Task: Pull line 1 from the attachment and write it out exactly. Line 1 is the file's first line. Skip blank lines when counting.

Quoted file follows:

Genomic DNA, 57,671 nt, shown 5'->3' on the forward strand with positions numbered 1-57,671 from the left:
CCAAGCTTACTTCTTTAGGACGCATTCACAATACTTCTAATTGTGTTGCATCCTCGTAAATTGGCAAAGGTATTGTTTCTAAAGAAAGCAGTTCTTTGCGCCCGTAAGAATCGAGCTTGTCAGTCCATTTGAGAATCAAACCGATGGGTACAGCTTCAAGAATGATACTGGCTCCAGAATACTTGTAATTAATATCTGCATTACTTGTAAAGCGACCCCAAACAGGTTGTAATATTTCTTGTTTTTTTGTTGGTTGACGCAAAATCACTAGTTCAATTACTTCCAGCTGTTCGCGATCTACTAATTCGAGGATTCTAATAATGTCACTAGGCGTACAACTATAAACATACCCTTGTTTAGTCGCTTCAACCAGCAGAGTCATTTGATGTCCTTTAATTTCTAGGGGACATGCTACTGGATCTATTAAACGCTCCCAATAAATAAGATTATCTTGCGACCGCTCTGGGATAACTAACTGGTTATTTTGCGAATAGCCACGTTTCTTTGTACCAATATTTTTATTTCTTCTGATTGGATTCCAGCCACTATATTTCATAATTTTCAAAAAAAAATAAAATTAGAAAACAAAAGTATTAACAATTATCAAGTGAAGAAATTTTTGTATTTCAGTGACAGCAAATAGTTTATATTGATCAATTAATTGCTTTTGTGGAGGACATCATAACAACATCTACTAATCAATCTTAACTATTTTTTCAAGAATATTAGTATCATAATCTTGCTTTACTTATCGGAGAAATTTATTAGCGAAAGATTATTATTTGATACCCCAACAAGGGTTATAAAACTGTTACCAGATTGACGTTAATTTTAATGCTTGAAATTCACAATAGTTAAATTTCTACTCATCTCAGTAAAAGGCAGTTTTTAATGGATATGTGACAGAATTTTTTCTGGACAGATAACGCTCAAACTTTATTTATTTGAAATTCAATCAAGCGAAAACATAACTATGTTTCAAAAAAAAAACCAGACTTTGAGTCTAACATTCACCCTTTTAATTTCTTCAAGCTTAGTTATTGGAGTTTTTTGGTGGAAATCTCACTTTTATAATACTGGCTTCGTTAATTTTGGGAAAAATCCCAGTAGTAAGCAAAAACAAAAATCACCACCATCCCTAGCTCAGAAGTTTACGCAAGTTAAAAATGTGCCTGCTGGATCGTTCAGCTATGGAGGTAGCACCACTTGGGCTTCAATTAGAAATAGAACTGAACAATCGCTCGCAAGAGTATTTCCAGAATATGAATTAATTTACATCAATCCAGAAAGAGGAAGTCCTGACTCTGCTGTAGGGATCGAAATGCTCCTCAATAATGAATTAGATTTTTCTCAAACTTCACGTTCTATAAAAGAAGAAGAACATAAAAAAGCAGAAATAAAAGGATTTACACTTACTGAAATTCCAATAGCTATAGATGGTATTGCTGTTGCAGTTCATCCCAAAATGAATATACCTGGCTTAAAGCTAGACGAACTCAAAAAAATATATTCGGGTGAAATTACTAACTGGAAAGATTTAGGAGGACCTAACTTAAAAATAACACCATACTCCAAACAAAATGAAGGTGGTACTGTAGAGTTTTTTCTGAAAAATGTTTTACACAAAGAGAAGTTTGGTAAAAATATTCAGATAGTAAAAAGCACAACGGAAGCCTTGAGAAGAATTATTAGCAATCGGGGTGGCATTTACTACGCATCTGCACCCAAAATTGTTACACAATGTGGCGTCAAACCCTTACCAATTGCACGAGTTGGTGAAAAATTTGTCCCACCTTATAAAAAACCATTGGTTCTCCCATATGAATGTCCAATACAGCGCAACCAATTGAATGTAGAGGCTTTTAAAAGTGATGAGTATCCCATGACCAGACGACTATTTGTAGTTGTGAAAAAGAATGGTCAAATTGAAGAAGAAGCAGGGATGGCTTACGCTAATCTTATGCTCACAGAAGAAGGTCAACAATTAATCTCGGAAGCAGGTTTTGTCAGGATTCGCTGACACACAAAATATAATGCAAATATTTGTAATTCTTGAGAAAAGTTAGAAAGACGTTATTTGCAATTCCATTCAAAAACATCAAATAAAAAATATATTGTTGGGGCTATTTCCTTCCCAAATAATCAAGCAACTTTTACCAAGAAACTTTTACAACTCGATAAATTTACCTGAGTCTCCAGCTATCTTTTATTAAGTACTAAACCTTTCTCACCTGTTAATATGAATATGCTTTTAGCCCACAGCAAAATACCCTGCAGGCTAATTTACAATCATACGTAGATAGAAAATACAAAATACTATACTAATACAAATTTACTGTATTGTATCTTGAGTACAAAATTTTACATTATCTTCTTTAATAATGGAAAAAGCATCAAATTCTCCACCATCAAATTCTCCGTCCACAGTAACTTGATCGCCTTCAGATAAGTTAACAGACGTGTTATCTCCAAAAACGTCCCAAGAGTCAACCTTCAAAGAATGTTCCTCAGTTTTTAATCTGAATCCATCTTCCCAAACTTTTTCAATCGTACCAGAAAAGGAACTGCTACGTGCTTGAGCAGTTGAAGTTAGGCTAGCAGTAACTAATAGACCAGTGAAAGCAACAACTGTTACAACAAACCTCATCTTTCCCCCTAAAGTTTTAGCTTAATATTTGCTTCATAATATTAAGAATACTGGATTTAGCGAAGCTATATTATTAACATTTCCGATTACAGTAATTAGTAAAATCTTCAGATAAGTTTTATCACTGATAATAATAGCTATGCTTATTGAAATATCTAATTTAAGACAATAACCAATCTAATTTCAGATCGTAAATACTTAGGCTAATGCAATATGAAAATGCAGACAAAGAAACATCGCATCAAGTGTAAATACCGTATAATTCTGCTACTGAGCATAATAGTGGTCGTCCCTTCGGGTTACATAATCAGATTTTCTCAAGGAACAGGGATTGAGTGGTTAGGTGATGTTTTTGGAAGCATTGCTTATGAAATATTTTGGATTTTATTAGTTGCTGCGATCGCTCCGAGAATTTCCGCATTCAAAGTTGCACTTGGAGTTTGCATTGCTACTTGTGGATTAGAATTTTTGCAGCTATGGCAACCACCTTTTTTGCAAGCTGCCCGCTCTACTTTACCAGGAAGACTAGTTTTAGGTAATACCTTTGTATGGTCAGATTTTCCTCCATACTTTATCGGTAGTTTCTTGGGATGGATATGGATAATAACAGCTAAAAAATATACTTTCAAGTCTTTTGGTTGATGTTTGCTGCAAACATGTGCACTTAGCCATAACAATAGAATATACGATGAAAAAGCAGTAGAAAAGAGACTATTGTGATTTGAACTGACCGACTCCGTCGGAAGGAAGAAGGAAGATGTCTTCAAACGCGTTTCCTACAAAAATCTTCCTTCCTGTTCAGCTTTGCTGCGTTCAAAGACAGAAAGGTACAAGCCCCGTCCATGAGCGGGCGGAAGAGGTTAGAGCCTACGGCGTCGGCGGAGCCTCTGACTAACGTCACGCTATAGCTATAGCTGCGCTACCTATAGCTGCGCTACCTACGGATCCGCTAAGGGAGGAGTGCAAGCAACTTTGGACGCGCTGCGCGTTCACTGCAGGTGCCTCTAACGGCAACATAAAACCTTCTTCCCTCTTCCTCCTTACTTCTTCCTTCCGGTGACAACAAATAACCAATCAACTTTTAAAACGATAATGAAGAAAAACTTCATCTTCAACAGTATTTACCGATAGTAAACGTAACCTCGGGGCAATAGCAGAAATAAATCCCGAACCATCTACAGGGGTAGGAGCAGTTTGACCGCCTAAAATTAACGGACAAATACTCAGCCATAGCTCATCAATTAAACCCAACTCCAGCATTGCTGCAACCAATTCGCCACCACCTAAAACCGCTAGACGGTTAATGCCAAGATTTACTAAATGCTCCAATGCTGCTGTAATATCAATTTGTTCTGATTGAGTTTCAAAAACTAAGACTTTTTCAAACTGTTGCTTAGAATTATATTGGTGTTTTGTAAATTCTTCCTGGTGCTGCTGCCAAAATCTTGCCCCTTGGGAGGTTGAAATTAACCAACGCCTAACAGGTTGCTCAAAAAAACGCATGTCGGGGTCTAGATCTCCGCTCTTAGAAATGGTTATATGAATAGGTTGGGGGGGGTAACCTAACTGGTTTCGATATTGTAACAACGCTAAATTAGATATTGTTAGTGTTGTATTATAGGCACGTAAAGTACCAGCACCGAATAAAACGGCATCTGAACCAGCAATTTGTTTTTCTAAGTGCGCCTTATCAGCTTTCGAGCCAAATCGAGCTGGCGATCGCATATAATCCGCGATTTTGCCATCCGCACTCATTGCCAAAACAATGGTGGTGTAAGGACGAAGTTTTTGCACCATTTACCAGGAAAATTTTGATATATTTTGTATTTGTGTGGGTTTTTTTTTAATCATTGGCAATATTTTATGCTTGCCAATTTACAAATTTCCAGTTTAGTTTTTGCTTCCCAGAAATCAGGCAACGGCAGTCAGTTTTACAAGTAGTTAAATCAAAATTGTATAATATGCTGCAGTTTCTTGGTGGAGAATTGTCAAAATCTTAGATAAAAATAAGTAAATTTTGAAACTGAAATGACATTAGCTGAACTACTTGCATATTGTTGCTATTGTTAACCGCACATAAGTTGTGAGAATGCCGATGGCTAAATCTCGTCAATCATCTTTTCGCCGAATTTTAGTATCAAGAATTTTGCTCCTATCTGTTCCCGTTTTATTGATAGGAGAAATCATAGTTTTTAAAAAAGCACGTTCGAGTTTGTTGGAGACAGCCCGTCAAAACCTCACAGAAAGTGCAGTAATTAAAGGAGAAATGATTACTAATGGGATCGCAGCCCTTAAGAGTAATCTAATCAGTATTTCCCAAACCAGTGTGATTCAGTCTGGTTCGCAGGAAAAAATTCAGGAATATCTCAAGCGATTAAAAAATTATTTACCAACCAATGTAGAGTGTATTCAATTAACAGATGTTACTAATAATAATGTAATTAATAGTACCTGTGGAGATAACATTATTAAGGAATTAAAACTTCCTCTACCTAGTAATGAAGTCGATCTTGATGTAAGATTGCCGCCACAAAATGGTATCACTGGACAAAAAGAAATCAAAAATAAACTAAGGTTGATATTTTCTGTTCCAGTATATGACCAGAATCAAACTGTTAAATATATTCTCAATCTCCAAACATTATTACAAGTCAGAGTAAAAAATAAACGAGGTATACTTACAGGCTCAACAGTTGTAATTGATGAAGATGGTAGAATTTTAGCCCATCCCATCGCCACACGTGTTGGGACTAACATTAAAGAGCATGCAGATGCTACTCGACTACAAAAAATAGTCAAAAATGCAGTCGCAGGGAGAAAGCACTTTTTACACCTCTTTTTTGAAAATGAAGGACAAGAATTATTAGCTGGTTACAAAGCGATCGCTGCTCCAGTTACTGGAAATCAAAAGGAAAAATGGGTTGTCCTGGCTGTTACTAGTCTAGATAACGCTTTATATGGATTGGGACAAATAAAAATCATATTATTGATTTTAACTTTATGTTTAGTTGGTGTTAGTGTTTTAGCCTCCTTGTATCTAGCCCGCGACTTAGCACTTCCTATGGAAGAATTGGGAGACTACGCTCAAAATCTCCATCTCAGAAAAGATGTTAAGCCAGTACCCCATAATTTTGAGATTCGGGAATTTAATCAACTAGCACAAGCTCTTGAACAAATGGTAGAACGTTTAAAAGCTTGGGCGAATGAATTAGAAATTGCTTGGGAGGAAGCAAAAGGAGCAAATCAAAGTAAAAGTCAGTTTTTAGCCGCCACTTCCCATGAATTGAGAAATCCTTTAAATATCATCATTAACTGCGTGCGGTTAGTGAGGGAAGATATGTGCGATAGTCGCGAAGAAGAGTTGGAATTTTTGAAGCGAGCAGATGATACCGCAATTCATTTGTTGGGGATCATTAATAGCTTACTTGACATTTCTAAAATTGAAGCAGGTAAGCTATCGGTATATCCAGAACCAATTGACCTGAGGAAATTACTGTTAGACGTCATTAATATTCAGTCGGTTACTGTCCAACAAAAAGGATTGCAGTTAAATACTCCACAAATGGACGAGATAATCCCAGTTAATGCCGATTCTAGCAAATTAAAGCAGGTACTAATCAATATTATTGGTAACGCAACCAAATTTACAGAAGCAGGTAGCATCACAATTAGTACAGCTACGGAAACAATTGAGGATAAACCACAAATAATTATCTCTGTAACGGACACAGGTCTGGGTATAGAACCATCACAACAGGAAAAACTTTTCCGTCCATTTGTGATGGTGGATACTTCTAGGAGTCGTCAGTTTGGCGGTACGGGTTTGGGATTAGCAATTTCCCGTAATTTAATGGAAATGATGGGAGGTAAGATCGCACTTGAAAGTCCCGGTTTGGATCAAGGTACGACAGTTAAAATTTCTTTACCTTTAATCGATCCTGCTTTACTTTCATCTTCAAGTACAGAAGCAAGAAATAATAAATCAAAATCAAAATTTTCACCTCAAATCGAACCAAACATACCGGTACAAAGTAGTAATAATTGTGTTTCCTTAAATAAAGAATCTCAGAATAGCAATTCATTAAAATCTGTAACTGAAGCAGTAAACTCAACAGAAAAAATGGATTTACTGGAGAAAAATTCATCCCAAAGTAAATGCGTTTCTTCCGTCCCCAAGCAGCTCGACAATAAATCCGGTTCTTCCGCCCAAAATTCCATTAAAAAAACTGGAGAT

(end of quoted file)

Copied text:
Genomic DNA, 57,671 nt, shown 5'->3' on the forward strand with positions numbered 1-57,671 from the left: